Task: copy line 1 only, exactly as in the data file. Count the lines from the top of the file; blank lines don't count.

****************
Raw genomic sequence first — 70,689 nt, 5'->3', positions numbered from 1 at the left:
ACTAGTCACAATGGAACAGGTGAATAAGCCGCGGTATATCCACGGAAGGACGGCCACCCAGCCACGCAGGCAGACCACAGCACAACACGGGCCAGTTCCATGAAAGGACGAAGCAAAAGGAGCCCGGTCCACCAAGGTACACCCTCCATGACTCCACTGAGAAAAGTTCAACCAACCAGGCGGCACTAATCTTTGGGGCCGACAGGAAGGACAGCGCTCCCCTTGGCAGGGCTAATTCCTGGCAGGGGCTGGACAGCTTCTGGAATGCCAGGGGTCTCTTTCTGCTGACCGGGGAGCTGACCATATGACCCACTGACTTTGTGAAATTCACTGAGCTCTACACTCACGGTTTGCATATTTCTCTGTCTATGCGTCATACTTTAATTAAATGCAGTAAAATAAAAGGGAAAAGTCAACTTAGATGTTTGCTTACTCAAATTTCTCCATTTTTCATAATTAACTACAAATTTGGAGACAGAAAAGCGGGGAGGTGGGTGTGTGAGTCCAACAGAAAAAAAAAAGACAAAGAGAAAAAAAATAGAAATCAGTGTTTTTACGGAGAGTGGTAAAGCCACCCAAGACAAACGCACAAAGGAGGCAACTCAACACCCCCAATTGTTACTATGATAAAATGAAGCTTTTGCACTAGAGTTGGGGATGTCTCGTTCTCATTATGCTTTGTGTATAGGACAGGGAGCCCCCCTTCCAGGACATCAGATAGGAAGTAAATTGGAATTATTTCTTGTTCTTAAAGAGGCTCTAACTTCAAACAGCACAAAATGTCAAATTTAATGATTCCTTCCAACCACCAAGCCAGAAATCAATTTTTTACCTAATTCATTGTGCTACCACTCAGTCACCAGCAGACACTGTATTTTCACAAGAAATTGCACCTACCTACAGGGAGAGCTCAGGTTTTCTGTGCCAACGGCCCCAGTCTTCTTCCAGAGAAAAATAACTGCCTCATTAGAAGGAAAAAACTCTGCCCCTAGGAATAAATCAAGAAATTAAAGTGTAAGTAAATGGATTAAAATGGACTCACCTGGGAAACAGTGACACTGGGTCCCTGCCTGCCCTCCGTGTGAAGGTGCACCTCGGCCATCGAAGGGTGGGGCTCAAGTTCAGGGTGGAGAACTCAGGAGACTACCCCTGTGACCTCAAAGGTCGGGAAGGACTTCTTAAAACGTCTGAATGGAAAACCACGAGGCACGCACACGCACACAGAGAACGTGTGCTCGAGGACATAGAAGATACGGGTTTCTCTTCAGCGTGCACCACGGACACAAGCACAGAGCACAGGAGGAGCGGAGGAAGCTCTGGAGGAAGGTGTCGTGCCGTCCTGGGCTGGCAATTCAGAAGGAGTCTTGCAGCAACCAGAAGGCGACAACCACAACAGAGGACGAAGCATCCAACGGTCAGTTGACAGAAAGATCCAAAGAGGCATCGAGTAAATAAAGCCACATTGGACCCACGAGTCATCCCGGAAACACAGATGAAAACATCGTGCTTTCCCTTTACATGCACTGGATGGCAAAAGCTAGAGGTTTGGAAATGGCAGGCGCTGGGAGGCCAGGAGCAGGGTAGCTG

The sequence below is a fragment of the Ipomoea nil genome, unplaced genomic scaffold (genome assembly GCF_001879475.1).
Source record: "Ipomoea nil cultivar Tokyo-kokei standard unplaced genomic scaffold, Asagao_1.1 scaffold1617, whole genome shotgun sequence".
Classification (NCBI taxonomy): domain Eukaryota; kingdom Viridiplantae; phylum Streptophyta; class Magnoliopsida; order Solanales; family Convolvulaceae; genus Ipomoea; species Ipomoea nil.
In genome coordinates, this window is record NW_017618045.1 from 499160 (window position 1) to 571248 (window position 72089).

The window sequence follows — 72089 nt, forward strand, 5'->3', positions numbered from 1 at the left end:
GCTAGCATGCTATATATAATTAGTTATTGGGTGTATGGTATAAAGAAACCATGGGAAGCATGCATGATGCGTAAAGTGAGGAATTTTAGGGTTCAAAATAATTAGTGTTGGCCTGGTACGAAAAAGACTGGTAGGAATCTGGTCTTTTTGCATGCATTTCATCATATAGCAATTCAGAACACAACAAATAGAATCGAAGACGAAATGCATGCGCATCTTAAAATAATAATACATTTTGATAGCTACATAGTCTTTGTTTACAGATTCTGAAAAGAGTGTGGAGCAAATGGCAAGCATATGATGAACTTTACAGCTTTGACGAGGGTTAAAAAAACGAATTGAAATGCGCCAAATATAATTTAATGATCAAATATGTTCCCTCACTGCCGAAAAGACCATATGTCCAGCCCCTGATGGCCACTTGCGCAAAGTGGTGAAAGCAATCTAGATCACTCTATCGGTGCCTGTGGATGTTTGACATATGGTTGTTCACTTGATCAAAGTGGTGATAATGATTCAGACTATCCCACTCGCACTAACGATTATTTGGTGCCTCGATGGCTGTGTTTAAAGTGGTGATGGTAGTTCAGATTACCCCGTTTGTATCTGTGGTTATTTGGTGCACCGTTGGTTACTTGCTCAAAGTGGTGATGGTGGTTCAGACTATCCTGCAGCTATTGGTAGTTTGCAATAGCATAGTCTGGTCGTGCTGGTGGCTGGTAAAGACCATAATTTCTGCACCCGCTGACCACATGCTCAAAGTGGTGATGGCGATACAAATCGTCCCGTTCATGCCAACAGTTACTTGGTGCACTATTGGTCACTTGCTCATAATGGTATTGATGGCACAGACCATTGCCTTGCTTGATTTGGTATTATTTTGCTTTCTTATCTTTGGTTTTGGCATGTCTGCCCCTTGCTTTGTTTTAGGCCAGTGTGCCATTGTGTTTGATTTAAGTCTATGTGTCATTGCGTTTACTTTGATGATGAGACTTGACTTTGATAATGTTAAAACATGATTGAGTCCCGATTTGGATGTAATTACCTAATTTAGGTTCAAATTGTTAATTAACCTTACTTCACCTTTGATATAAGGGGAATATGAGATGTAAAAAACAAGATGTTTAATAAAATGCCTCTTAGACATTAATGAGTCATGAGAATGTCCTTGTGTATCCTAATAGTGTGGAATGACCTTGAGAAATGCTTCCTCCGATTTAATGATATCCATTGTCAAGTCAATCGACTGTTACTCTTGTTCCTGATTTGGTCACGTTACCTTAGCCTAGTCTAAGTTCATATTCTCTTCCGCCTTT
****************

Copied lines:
Raw genomic sequence first — 70,689 nt, 5'->3', positions numbered from 1 at the left: